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Gary Howey

” IN 2017

Now you see it Now you don’t By Gary Howey

Entered by Gary Howey

Former tournament angler, hunting and fishing guide. Inducted into the National Freshwater Fishing "Hall of Fame" in 2017. Active member of the Association of Great Lakes Outdoor Writers (AGLOW), Past Executive Director (AGLOW). Howey has been an outdoor communicator since 1980 with his award winning syndicated "Of the Outdoors" columns appearing in magazine, newspapers, and tabloids throughout he upper Midwest and nationally.

November 25, 2017

As legal shooting time begun to fade, the Mule deer buck came out about three hundred yards down in the draw.

My camera operator who zoomed in on the deer earlier indicated it was a good buck, pulling my 25:06 up to my shoulder; I put the cross-hairs near the top of the buck and fired. The buck did not flinch; I jacked another round into the chamber adjusted my scope, fired and when the round hit, the deer hunched up, but refused to go down.

I slid another round into the chamber, adjusted my aim a bit and fired. The buck jumped up into the air, crashed on his right side, kicked a few times, and was down for the count.

We celebrated for just a moment as I headed to the truck to grab my knife, and cleaning gear parked among a group of cedars not far away from the blind.   Before I could get what I needed my videographer hollered, “The deer is gone”. What, it just couldn’t be as I was sure I had hit him twice and put him down for good.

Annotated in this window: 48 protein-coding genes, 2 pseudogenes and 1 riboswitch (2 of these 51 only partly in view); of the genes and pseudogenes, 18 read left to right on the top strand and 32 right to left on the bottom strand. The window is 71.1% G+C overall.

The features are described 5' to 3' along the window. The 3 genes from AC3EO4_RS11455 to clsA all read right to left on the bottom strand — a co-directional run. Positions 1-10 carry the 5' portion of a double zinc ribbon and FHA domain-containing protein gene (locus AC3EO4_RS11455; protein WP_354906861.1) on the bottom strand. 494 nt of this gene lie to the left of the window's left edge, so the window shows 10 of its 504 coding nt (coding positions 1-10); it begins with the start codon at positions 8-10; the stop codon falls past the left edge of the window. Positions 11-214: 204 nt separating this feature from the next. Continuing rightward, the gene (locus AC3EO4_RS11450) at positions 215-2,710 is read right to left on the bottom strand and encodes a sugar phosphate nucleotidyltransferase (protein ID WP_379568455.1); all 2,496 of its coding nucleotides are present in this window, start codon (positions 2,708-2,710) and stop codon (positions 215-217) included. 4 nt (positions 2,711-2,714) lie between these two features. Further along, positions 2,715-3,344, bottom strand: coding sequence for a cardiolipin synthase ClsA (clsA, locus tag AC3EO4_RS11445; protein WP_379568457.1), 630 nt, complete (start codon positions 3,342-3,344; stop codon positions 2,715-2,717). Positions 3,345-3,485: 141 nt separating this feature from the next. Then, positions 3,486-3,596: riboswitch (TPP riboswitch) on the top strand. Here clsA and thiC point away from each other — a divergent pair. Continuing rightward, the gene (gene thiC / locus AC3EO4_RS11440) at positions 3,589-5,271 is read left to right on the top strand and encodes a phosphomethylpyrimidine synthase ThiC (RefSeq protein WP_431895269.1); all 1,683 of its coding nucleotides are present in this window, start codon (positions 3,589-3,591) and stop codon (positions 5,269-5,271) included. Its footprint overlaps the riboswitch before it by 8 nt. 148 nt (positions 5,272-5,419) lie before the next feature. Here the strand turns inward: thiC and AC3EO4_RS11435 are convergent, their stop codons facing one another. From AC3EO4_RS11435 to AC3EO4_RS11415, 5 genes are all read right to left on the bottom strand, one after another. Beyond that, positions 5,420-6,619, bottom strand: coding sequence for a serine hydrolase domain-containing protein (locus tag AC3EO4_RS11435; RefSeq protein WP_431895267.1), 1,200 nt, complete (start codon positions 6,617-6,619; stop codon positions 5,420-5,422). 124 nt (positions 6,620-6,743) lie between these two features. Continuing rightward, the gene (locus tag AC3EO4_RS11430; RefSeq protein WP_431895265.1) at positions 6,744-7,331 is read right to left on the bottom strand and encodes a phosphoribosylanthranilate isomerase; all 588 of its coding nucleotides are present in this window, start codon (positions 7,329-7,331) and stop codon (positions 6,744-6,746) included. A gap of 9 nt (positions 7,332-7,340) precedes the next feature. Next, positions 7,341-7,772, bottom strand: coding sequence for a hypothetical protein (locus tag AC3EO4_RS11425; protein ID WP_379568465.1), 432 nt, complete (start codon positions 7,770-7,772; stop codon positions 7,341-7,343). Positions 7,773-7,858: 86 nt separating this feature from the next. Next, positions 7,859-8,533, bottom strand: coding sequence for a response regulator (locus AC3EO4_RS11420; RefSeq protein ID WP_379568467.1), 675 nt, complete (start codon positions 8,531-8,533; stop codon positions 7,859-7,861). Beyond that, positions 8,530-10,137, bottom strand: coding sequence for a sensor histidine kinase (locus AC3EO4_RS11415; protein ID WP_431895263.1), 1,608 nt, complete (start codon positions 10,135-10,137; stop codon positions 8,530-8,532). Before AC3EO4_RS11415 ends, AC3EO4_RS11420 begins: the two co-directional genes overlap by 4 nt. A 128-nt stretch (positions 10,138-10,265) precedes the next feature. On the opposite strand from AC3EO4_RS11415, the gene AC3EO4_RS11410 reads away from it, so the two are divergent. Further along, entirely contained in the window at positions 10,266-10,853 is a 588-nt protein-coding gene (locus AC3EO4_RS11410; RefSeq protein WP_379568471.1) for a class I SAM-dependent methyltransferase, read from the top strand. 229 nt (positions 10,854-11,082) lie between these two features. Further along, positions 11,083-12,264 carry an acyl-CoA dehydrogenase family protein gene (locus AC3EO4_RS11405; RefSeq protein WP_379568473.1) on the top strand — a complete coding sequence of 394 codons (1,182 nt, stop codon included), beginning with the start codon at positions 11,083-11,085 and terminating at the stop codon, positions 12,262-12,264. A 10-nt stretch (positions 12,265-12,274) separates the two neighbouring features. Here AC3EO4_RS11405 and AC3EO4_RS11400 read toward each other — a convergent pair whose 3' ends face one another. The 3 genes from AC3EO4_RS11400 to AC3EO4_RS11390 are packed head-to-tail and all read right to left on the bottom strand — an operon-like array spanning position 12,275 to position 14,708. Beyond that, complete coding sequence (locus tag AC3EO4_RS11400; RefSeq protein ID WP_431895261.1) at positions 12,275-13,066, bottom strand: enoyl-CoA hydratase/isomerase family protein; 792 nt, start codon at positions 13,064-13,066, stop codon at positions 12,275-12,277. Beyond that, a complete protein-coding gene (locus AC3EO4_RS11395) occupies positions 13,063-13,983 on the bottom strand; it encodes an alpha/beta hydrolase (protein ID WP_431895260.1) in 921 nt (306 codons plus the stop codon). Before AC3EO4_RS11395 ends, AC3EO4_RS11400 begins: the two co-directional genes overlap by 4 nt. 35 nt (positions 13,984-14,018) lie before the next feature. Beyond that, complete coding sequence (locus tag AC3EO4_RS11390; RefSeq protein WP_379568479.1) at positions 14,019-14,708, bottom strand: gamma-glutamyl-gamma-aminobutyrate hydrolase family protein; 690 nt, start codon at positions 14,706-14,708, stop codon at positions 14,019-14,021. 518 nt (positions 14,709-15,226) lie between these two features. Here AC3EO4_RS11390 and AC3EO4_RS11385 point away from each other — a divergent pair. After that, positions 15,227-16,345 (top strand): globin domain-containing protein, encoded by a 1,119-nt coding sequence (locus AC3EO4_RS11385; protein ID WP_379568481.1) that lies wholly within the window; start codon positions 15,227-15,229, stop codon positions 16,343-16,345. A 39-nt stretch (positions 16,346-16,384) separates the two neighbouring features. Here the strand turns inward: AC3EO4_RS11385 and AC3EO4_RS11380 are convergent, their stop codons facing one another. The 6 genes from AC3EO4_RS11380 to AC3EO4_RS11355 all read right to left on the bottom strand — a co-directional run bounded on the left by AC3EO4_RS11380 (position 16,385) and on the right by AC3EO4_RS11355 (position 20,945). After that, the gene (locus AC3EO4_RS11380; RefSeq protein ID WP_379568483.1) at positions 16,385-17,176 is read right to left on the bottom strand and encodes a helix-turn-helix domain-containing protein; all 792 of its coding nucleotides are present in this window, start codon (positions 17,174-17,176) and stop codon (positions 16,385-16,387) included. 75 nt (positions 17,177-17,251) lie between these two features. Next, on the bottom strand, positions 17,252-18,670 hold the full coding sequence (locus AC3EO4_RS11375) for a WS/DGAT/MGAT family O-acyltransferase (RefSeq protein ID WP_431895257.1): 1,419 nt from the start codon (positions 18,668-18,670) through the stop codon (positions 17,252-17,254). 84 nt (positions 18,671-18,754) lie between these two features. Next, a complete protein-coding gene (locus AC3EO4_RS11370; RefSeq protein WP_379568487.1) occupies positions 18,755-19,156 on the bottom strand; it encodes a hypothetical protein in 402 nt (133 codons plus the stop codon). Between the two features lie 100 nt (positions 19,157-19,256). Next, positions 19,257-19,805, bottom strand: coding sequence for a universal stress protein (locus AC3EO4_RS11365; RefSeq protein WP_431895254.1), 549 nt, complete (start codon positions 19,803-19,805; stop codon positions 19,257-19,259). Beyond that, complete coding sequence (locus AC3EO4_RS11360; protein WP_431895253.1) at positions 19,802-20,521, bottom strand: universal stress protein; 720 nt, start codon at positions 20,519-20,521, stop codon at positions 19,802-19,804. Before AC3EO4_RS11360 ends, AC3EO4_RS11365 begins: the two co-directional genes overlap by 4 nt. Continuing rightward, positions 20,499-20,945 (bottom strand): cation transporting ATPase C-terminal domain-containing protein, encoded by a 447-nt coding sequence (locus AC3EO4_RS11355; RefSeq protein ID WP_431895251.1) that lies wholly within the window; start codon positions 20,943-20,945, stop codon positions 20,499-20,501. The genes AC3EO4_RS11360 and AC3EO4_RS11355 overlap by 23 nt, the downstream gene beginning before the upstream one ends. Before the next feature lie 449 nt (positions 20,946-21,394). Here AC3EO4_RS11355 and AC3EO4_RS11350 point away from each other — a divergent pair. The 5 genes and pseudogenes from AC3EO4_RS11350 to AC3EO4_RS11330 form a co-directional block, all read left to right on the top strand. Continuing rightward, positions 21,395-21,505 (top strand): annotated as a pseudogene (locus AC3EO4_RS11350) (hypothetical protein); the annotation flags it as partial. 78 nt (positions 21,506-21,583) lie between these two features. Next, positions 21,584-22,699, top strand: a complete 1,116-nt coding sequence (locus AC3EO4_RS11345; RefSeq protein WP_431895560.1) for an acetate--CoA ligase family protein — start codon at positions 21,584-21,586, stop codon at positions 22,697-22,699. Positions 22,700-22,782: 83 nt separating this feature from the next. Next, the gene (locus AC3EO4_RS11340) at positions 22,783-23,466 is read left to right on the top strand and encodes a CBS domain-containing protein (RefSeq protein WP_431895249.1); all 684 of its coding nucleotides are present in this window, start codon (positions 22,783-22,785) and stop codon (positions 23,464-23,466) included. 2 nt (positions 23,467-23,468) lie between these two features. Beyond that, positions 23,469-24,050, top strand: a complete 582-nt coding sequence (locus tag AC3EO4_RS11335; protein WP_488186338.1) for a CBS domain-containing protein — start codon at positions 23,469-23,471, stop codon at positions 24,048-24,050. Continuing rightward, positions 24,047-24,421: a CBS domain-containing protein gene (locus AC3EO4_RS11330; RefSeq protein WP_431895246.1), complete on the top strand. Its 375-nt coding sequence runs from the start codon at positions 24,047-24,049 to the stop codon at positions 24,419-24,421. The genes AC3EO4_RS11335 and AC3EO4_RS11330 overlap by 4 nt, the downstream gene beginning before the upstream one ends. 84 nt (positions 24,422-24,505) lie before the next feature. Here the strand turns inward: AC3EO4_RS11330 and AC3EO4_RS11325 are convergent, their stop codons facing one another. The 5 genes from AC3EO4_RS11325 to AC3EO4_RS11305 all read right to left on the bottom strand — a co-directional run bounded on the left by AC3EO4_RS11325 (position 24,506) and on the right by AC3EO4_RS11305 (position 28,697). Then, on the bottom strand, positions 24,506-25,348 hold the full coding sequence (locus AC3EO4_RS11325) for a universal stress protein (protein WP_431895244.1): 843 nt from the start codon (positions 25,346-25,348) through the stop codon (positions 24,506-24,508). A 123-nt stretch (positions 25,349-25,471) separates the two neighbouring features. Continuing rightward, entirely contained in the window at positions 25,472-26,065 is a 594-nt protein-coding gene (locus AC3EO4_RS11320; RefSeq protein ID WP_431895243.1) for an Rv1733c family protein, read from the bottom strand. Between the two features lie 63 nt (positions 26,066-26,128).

I arrived in Lynch Thursday around noon where I met with my videographer at Ponca Creek Outfitters. It was the end of the week of our Nebraska rifle deer season and there were only three and a half days before the 2017 season closed.

My videographer had been in the area for four or five days rifle hunting and took a nice older whitetail 4 X 4 and after tagging, his buck was scouting the area while looking to fill his archery tag. He had seen numerous deer, both Whitetail and Mule deer bucks, but did not want to shoot a young deer, so he passed on them as his archery tag was good through the end of the year.

While he was hunting, he scouted the area thoroughly, so he knew where the blinds where and had a good idea as to where the deer where bedded.

The first afternoon found us perched on a hill in a blind overlooking an area where several Cedar and Buck brush lined draws came together.

As the sun started to slip away under the horizon, several does with fawns came out and started grazing in the Buck brush.  We were still in the first Rut and I thought because all the does we were seeing, that a buck would be hanging around close by, but as the last half hour after sunset came to a close, nothing appeared; we headed back to the cabin.

The following morning are plan was to set up on a ridge overlooking the Ponca Creek, hoping to catch a buck running around looking for a receptive doe. My videographer had sat there one morning and spotted several deer including a nice buck. He circled the area, getting downwind from the deer trying to get close enough for a shot with his bow. Unfortunately, one of the does the buck was pursuing may have spotted him and they spooked.

We had a great vantage point as we had a large open area below us, with the creek meandering down through the bottom with a huge expanse of open pasture behind it.

On this set, we were unable to see any deer, which was not a good sign as this was during the Rut and if the bucks were not out chasing, it could mean that the first Rut was winding down, which would make hunting tougher.

Later that afternoon, we worked from pasture to pasture using our binoculars to try to locate a buck in an area where we might have the opportunity to do a spot and stalk. We saw but one buck, a good one, but he spotted us coming up the hill and charged out of the pasture up over several hills, never to be seen again.